Ceph requires 3 nodes, having 3 copies of the data is the bare minimum for Ceph to guarantee data integrity in a reliable way.


Do I have too many disks with my current setup? For example, having two 1TB drives for the VM pool in ZFS raid 1 mirror makes sense when using ZFS but do I still need the two disks if using Ceph? If one disk failed then another node would have the data so no need for 2nd disk?

With Ceph the more disks you have, the better. Its preferable to have four 1TB disk than one 4TB disk. And if possible all of the same capacity. If you lose one disk, then Ceph will recover the data on other nodes so you still have 3 copies of each object.

If you have only one OSD per node, and one fails then there is nowhere to replicate the data, depending on your needs running in a degraded state until you find a replacement might be perfectly OK (You still have two replicas of each object). If you have two disks per node and lose one OSD, then Ceph will replicate the entire contents of that OSD on the other nodes which requires the OSDs to have enough free space on them, do note that Ceph will have problems if *one* of your OSDs is above ~90% full. In short, running one OSD per node can be preferable to having two per node depending on your use case. Do note that if you go bellow two replicas *all* IO will be blocked on the entire Ceph pool.


If the data is present on all nodes – which node would serve the data to Proxmox? Ideally Proxmox would get the data from the Ceph disks that are on the same physical machine. Seems wasteful from a network bandwidth point of view to be using a VMs disk stored on a different node if there is a copy of the data on the same node.

Each object is in a placement group and each placement group has a defined primary OSD which will be prefered for reading. So no, reads will be spread among the cluster.
 
Thanks for your reply Maximiliano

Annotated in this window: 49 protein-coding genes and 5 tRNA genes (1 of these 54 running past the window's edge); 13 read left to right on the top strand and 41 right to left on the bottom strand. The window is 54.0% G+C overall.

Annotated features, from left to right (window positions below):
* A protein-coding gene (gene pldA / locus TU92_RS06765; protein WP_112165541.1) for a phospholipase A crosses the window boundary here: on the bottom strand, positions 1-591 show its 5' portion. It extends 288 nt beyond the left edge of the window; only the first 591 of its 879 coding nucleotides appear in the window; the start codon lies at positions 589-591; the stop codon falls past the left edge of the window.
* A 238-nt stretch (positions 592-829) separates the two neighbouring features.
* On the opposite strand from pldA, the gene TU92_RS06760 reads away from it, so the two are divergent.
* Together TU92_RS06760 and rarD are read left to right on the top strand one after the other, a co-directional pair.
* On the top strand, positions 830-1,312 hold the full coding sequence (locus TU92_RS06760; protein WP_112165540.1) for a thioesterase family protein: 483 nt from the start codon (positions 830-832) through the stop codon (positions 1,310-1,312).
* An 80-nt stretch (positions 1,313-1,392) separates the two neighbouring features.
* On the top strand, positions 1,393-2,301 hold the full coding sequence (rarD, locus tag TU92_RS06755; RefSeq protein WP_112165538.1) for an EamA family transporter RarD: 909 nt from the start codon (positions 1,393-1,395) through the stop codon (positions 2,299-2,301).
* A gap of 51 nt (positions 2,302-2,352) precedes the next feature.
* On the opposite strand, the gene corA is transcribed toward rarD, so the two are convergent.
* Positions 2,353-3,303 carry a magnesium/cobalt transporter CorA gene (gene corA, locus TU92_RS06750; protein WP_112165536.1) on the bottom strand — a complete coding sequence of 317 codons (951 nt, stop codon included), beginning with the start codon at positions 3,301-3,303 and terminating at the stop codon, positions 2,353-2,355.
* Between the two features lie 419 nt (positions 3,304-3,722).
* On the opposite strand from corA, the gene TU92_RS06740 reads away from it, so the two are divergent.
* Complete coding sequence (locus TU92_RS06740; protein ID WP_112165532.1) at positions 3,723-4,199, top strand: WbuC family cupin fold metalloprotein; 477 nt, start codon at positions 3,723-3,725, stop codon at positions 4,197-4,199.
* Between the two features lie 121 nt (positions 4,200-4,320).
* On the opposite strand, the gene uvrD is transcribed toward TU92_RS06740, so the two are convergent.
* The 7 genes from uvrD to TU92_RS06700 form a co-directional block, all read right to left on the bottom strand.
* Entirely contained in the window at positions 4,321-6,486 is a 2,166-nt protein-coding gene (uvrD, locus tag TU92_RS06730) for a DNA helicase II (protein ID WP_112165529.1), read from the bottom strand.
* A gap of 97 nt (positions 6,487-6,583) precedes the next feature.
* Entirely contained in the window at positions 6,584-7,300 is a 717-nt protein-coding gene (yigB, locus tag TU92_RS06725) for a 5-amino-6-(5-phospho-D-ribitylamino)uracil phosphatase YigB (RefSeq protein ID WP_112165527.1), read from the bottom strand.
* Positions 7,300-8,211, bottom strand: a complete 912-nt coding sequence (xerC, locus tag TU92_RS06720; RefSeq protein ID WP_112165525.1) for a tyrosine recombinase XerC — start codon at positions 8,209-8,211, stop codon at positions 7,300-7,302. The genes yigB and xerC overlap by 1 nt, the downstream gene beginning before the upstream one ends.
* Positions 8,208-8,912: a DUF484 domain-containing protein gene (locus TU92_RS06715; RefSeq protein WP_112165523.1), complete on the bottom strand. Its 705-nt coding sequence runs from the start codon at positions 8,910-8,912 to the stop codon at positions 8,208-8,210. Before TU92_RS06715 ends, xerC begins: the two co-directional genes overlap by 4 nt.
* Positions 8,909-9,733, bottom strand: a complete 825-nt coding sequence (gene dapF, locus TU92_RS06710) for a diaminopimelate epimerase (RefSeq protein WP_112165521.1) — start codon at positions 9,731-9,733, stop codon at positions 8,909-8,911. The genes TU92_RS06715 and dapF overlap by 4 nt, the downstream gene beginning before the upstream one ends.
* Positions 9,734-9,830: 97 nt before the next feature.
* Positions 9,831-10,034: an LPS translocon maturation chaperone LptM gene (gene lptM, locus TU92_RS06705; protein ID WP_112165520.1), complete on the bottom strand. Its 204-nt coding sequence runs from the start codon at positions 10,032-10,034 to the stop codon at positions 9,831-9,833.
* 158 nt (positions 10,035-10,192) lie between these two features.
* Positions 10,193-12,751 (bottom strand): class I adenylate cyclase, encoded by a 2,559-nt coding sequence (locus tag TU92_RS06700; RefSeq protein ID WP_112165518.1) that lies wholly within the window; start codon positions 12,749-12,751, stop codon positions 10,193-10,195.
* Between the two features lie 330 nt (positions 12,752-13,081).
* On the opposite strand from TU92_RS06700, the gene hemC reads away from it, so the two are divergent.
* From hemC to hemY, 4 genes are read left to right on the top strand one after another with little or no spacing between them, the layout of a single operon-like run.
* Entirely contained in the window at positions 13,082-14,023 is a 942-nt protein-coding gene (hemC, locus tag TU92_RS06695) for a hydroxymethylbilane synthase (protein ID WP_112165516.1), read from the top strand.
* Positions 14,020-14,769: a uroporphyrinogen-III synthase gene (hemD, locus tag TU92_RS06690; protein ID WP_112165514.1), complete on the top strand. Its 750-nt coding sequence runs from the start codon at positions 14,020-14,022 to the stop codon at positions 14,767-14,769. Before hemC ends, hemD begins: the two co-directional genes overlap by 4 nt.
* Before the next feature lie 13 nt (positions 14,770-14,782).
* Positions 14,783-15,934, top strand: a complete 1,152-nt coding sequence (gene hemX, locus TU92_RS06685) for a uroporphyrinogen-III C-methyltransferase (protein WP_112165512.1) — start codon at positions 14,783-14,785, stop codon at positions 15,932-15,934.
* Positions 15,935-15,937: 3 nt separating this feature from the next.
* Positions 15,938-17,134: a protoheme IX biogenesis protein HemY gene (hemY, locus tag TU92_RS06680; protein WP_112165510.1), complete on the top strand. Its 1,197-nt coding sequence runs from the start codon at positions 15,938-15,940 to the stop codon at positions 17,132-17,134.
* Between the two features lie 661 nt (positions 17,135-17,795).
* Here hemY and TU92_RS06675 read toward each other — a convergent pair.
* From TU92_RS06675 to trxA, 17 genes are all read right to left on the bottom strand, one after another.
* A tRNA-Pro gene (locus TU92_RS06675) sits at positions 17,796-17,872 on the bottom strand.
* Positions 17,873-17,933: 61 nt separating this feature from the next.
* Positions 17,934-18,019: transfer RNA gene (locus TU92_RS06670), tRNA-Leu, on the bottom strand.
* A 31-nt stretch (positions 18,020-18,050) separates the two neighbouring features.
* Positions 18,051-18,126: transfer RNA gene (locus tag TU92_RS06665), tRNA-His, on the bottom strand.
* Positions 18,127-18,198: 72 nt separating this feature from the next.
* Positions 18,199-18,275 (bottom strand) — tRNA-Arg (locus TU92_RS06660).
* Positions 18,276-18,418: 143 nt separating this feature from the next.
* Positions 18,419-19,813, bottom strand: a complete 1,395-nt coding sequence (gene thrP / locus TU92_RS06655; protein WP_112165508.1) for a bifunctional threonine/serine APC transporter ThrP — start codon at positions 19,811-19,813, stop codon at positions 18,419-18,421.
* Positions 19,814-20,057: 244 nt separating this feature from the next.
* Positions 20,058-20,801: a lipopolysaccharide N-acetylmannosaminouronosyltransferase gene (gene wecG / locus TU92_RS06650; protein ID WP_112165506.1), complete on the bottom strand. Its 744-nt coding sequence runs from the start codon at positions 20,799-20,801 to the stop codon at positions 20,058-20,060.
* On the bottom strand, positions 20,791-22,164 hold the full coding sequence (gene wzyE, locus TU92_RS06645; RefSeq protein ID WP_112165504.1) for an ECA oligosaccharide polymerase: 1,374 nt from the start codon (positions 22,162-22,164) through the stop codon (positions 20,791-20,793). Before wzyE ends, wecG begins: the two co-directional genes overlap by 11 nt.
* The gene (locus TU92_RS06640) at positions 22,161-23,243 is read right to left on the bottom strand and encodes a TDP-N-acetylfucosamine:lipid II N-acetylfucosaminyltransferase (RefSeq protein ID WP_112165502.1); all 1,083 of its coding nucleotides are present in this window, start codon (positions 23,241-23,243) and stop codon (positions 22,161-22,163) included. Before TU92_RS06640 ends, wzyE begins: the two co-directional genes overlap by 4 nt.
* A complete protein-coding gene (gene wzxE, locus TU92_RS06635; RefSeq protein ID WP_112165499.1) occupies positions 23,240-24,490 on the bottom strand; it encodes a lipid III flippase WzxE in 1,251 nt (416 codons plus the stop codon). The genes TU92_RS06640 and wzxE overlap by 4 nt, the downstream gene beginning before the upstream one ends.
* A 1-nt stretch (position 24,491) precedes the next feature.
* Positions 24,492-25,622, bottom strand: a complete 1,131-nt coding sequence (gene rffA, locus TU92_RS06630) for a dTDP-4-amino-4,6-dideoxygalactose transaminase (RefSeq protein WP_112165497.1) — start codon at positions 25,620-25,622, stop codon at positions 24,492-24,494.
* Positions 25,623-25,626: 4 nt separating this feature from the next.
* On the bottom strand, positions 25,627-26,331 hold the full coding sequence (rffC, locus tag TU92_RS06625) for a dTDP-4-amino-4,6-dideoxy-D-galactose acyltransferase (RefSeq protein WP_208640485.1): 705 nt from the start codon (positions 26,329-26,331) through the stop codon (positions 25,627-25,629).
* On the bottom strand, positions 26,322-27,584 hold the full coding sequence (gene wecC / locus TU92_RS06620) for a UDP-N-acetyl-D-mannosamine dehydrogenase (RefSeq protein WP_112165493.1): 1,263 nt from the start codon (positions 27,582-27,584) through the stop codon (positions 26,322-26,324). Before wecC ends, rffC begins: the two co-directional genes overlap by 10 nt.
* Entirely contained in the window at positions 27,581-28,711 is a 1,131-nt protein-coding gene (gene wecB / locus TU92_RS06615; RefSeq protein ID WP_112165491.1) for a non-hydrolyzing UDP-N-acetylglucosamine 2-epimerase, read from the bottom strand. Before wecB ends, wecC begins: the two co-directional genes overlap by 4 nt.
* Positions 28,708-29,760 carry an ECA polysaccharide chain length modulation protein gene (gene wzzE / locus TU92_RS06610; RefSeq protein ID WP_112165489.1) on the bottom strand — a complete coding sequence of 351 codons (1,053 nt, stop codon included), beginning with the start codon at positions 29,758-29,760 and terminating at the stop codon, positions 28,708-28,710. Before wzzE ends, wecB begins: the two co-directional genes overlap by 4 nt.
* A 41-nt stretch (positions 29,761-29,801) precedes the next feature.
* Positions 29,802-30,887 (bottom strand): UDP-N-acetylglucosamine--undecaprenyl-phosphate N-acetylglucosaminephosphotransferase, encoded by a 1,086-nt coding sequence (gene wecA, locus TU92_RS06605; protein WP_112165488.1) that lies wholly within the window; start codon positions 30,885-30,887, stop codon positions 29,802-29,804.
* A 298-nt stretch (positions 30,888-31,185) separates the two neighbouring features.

So it sounds like I need to decide if I want to build a full 3rd node then. Time to get a bank loan to fund my excessive home lab :p


For my setup I would like to be able to suffer a single disk failing somewhere in the clsuter and also a full host going down. If we take the simple case of the VM storage pool which I use for the VM disks. I can see the following posible options:

Option A (I think this would be the prefered setup?)
Node 1:
- OSD = 1TB
- OSD = 1TB

Node 2:
- OSD = 1TB
- OSD = 1TB

Node 3:
- OSD = 1TB
- OSD = 1TB


Option B (from what I read its better to have one OSD per disk so this option is probably a rubbish or maybe not even possible at all?)
Node 1:
- OSD = 2 x 1TB

Node 2:
- OSD = 2 x 1TB

Node 3:
- OSD = 2 x 1TB


Option C ( This cuts down on disks but it possibly not a good option?)
Node 1:
- OSD = 1TB

Node 2:
- OSD = 1TB

Node 2:
- OSD = 1TB


Once I understand the above I can think think through the large pool for use by file server which I think would be CephFS.
 
In general, one disk is one OSD (Although some people use multiple OSDs in a single NVMe for performance, but this has some drawbacks and requires very performant NVMes).

For a small cluster 1 OSD per node is OK. If you use two you cannot have any of them using over ~40% of their raw capacity without risking problems in case a single OSD fails and the data has to be rebalanced to the other OSD in that node.

Do also note that since you store 3 replicas you usable space is 1/3 of the total raw space. So taking into account the failure scenario you end up with less usable space than with a single OSD per node.

Might I suggest you consider the option to have two nodes using ZFS and replicate the data periodically between them? That might perfectly well for your usecase. On the other hand for Ceph I would not recommend to have anything other than either 1, or 4+ OSDs per node on a 3-node cluster.